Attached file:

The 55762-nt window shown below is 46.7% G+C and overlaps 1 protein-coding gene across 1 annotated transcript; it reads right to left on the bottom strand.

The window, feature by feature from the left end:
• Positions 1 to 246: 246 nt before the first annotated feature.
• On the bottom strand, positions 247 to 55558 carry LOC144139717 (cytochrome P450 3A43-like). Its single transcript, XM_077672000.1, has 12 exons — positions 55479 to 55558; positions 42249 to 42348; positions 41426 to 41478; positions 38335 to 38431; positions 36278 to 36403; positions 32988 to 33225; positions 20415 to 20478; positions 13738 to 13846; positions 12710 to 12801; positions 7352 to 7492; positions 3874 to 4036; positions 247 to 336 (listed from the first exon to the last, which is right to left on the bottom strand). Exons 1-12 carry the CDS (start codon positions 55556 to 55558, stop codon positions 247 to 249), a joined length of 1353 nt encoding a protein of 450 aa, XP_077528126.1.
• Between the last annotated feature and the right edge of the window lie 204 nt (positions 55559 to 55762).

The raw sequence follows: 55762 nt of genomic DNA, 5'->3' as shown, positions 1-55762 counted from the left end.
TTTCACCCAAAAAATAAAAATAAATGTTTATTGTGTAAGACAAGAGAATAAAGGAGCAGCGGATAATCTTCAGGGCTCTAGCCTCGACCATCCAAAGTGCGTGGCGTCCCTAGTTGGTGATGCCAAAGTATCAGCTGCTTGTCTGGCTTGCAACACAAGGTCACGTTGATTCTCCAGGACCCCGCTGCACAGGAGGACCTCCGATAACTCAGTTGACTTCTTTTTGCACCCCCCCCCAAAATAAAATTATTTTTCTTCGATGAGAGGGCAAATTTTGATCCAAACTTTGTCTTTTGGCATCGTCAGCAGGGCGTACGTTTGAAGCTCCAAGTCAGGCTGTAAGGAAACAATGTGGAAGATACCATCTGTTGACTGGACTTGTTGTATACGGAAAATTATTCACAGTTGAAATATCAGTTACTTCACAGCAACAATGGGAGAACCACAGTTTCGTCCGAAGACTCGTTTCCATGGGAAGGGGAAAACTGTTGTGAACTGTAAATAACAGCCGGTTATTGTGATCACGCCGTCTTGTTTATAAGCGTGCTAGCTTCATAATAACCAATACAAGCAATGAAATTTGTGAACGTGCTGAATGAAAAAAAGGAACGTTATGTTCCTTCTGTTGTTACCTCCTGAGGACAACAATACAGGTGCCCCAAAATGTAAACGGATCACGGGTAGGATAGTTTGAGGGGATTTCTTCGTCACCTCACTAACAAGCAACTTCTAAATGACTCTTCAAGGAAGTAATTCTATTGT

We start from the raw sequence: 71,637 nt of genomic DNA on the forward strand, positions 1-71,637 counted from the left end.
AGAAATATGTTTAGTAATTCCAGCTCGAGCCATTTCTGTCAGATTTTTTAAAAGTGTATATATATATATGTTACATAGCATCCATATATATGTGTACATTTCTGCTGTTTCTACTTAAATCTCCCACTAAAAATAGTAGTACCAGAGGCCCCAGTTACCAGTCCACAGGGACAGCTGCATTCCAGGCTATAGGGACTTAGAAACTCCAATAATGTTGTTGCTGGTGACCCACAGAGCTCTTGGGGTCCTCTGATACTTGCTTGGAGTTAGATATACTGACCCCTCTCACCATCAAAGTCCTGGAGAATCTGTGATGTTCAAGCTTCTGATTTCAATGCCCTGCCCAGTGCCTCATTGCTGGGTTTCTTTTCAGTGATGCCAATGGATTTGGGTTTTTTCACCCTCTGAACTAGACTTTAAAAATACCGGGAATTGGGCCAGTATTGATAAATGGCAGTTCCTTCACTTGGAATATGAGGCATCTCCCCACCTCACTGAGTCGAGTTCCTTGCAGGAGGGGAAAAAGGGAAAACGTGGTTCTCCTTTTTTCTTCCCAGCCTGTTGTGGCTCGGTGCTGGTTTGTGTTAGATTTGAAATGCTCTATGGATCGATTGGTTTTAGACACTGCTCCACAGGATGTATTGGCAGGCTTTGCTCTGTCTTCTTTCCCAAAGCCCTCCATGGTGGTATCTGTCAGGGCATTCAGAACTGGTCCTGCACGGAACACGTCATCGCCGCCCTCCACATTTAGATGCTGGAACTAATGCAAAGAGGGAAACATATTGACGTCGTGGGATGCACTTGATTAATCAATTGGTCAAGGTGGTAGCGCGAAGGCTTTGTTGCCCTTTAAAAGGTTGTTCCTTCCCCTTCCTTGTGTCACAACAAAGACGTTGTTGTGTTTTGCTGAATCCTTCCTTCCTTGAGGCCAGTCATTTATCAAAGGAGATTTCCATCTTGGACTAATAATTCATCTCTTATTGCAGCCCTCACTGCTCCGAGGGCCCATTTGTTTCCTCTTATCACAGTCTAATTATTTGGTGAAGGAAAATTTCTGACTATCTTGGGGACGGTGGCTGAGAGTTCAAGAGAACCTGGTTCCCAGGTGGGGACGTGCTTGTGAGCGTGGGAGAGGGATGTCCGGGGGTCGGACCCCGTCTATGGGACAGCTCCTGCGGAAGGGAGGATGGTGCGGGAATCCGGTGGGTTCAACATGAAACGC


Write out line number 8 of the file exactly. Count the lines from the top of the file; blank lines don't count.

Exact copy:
We start from the raw sequence: 71,637 nt of genomic DNA on the forward strand, positions 1-71,637 counted from the left end.